Monday, September 21, 2009

Lessons Learned

A college professor sent an e-mail asking me to respond to a story reflecting a recent situation involving her public relations class and a client with whom the class was working pro bono. She shared her frustration and that of her class with this account of what happened:

I met with the client, the local public library director and PR person, this summer. They told me they wanted an event in November, fundraising because the system has lost so much government funding this year. Books and other materials are funded by the library's Foundation. The team did the research and came up with a chili cookoff downtown in November. They went to the foundation's board meeting, and the board said they didn't think there was enough time and they'd rather have it at the middle school anyway. They now want the event in March.

OK, fine. The problem is that the students are all graduating and won't be here to do the event. Instead of getting hands-on event planning experience, they're now looking at writing a plan and handing it over to the board in hopes that they'll implement it well. They are SO disappointed. They feel cheated because they did what they were asked and never had any idea that the board might totally change the plan in this way. I met with them yesterday and tried to explain that this is what happens with clients -- for example, they send out RFP asking for A,B,C, and then choose the agency who pitched D. Sometimes they don't know what they want until you give them something to look at.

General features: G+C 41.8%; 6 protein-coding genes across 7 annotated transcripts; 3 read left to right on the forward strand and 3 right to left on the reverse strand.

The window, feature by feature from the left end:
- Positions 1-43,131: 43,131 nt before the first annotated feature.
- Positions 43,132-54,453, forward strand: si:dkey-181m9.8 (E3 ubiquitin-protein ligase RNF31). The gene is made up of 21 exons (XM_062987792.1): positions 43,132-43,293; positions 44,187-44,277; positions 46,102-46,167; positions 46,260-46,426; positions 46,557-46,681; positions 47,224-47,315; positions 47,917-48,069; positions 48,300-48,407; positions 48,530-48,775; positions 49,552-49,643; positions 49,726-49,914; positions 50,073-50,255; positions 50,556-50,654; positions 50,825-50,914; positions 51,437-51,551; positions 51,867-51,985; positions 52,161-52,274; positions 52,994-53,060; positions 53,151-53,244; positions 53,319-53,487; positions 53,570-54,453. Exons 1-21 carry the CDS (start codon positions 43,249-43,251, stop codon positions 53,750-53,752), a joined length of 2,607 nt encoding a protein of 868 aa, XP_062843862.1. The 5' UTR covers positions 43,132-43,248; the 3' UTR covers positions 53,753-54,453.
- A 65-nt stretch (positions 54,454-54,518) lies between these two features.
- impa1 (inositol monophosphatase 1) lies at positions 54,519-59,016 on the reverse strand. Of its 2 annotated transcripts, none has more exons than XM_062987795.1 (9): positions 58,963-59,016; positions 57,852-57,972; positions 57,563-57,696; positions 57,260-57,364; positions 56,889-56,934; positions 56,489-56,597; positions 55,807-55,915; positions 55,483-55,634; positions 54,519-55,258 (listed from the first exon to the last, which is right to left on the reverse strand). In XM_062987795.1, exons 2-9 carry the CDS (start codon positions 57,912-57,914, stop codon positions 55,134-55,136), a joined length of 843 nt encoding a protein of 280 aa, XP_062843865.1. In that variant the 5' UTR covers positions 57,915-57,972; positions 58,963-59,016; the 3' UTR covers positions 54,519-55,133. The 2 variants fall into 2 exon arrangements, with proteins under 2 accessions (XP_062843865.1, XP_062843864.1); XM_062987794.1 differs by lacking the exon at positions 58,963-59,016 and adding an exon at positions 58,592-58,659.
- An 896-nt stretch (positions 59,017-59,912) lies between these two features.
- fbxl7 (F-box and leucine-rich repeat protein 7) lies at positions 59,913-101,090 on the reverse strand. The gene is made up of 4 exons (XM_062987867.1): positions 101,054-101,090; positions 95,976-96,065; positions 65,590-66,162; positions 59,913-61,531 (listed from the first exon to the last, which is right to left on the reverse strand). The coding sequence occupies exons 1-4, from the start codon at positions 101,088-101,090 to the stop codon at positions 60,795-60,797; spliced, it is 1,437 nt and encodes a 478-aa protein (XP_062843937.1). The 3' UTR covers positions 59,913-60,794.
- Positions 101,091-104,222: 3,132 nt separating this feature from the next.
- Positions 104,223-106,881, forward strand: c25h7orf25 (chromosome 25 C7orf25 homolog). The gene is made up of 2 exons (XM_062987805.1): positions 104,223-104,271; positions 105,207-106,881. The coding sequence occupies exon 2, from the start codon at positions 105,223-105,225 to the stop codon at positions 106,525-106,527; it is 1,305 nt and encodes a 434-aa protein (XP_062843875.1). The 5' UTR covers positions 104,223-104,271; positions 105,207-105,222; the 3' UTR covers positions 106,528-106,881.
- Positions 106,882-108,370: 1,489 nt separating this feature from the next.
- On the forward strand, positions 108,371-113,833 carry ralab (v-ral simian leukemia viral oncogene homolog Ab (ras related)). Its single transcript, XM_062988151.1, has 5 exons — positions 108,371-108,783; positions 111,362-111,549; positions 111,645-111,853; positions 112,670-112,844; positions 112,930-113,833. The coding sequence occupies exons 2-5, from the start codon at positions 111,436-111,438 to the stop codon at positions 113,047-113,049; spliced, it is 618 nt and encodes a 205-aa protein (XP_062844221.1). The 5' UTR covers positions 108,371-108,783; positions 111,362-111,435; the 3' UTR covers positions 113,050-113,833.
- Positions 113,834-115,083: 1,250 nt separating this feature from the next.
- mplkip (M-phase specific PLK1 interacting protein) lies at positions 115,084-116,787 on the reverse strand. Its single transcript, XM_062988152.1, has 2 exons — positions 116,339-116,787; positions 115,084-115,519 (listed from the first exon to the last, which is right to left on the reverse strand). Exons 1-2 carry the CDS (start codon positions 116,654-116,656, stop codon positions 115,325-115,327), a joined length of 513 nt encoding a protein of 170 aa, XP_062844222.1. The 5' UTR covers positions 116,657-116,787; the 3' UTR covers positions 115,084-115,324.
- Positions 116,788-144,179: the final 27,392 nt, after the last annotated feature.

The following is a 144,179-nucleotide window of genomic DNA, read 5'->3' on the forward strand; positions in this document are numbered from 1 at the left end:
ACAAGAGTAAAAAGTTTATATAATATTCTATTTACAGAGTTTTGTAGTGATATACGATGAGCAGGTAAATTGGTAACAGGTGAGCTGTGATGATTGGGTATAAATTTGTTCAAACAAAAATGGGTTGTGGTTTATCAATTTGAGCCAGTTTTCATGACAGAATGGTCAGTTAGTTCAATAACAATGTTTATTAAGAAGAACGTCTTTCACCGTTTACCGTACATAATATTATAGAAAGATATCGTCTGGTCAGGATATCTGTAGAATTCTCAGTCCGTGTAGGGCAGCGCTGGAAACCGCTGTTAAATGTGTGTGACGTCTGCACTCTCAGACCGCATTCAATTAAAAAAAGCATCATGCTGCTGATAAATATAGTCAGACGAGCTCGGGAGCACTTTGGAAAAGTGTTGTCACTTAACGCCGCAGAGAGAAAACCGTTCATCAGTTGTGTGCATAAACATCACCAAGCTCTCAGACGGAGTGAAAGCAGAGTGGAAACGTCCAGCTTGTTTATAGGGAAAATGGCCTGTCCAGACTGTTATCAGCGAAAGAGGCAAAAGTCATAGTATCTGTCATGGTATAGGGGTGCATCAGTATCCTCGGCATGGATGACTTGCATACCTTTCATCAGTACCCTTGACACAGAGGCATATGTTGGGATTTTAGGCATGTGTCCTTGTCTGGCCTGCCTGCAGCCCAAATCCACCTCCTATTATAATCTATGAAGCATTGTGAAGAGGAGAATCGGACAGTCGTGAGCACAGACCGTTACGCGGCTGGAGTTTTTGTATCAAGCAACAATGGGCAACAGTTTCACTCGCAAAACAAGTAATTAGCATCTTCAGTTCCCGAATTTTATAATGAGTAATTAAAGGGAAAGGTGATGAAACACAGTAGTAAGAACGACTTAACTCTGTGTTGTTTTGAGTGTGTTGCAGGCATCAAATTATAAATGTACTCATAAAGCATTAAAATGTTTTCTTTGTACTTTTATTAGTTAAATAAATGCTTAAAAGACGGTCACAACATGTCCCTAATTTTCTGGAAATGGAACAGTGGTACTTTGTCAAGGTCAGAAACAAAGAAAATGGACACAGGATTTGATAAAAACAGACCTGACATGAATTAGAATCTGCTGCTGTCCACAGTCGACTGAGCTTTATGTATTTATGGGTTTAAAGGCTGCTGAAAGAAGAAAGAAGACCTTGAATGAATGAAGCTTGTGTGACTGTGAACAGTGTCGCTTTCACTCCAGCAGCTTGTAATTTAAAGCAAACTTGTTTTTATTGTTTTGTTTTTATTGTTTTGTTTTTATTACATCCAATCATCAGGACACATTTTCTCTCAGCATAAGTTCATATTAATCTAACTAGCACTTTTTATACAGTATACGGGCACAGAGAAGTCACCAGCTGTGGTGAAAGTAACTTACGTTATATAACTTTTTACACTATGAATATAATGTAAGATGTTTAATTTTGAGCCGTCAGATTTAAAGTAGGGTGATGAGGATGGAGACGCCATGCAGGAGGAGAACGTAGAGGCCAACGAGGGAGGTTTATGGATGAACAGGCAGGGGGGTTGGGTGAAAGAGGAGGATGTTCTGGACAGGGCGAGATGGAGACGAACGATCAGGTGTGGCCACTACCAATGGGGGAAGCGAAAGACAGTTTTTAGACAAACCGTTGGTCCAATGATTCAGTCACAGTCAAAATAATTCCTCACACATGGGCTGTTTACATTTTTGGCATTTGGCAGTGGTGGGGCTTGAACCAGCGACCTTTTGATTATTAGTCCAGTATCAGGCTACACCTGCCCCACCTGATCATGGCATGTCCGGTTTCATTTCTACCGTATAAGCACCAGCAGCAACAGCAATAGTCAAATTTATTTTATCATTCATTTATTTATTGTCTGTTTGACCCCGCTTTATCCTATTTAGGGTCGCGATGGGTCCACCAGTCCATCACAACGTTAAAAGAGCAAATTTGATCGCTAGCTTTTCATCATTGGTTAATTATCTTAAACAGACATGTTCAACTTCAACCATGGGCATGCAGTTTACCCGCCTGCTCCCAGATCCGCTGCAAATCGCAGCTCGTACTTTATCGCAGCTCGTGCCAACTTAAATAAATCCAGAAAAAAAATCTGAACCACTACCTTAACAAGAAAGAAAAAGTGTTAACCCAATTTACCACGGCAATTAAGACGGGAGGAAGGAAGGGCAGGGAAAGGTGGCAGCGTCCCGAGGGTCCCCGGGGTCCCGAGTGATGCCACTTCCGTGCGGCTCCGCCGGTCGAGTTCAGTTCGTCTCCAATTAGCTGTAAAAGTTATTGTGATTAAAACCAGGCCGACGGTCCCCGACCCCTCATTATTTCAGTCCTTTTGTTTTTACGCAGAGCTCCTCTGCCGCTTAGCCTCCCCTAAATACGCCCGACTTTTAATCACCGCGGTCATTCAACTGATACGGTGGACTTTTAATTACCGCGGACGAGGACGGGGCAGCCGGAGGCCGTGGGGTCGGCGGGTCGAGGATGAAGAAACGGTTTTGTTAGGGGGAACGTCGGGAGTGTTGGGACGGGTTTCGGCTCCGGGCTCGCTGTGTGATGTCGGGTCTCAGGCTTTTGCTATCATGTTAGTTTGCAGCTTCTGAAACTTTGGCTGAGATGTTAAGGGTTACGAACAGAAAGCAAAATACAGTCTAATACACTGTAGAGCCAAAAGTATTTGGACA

Also, you should know that the board gave them a budget of $6,000 even though they only asked for $4,500 -- so clearly the client was NOT disappointed with their work. But the students are angry and disappointed and some said they don't even want to help the library anymore -- one asked if they could change clients! (Obviously I said no.) I tried to rally them by saying that they've been tested and have to rise to the challenge, but I don't know if it worked.

I don't want to embarrass the library or even necessarily have it directed at me/my team/university. I was just hoping you could write something that might help them understand their duty to the client (which is a little less obvious because they aren't being paid) and maybe even a little on the client's perspective.